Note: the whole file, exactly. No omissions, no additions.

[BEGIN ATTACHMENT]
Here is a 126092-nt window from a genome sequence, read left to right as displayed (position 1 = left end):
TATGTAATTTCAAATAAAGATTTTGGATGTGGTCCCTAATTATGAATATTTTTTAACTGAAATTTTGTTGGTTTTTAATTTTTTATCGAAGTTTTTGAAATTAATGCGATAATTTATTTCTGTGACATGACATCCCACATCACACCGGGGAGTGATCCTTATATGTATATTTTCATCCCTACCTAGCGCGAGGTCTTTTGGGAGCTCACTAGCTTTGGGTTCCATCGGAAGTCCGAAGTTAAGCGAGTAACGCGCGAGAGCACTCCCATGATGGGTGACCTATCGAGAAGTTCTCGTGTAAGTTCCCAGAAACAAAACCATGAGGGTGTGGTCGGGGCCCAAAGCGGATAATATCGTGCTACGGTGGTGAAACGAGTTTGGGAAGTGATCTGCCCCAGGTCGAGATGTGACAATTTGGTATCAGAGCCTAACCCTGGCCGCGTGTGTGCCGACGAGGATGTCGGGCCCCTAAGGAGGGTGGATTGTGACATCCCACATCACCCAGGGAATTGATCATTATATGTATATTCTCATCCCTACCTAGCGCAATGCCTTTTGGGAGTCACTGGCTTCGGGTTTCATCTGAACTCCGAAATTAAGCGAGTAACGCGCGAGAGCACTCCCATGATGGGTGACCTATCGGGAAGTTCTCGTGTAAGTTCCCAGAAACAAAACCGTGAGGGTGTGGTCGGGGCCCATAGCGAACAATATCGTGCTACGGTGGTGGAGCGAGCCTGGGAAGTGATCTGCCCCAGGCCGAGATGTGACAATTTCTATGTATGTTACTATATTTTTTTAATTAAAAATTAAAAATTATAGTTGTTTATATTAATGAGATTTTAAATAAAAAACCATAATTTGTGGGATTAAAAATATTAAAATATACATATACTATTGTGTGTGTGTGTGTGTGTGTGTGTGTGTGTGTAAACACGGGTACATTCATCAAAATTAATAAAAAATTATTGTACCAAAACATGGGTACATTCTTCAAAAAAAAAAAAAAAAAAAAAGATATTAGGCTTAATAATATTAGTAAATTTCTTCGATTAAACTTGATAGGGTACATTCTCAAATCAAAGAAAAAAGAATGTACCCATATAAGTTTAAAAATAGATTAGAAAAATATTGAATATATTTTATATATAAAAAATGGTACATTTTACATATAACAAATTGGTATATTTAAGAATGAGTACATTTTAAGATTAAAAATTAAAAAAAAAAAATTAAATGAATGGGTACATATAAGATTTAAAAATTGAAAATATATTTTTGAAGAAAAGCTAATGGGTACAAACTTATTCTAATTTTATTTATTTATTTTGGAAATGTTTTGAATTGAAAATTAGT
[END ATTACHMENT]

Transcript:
Here is a 126092-nt window from a genome sequence, read left to right as displayed (position 1 = left end):
TATGTAATTTCAAATAAAGATTTTGGATGTGGTCCCTAATTATGAATATTTTTTAACTGAAATTTTGTTGGTTTTTAATTTTTTATCGAAGTTTTTGAAATTAATGCGATAATTTATTTCTGTGACATGACATCCCACATCACACCGGGGAGTGATCCTTATATGTATATTTTCATCCCTACCTAGCGCGAGGTCTTTTGGGAGCTCACTAGCTTTGGGTTCCATCGGAAGTCCGAAGTTAAGCGAGTAACGCGCGAGAGCACTCCCATGATGGGTGACCTATCGAGAAGTTCTCGTGTAAGTTCCCAGAAACAAAACCATGAGGGTGTGGTCGGGGCCCAAAGCGGATAATATCGTGCTACGGTGGTGAAACGAGTTTGGGAAGTGATCTGCCCCAGGTCGAGATGTGACAATTTGGTATCAGAGCCTAACCCTGGCCGCGTGTGTGCCGACGAGGATGTCGGGCCCCTAAGGAGGGTGGATTGTGACATCCCACATCACCCAGGGAATTGATCATTATATGTATATTCTCATCCCTACCTAGCGCAATGCCTTTTGGGAGTCACTGGCTTCGGGTTTCATCTGAACTCCGAAATTAAGCGAGTAACGCGCGAGAGCACTCCCATGATGGGTGACCTATCGGGAAGTTCTCGTGTAAGTTCCCAGAAACAAAACCGTGAGGGTGTGGTCGGGGCCCATAGCGAACAATATCGTGCTACGGTGGTGGAGCGAGCCTGGGAAGTGATCTGCCCCAGGCCGAGATGTGACAATTTCTATGTATGTTACTATATTTTTTTAATTAAAAATTAAAAATTATAGTTGTTTATATTAATGAGATTTTAAATAAAAAACCATAATTTGTGGGATTAAAAATATTAAAATATACATATACTATTGTGTGTGTGTGTGTGTGTGTGTGTGTGTGTGTAAACACGGGTACATTCATCAAAATTAATAAAAAATTATTGTACCAAAACATGGGTACATTCTTCAAAAAAAAAAAAAAAAAAAAAGATATTAGGCTTAATAATATTAGTAAATTTCTTCGATTAAACTTGATAGGGTACATTCTCAAATCAAAGAAAAAAGAATGTACCCATATAAGTTTAAAAATAGATTAGAAAAATATTGAATATATTTTATATATAAAAAATGGTACATTTTACATATAACAAATTGGTATATTTAAGAATGAGTACATTTTAAGATTAAAAATTAAAAAAAAAAAATTAAATGAATGGGTACATATAAGATTTAAAAATTGAAAATATATTTTTGAAGAAAAGCTAATGGGTACAAACTTATTCTAATTTTATTTATTTATTTTGGAAATGTTTTGAATTGAAAATTAGT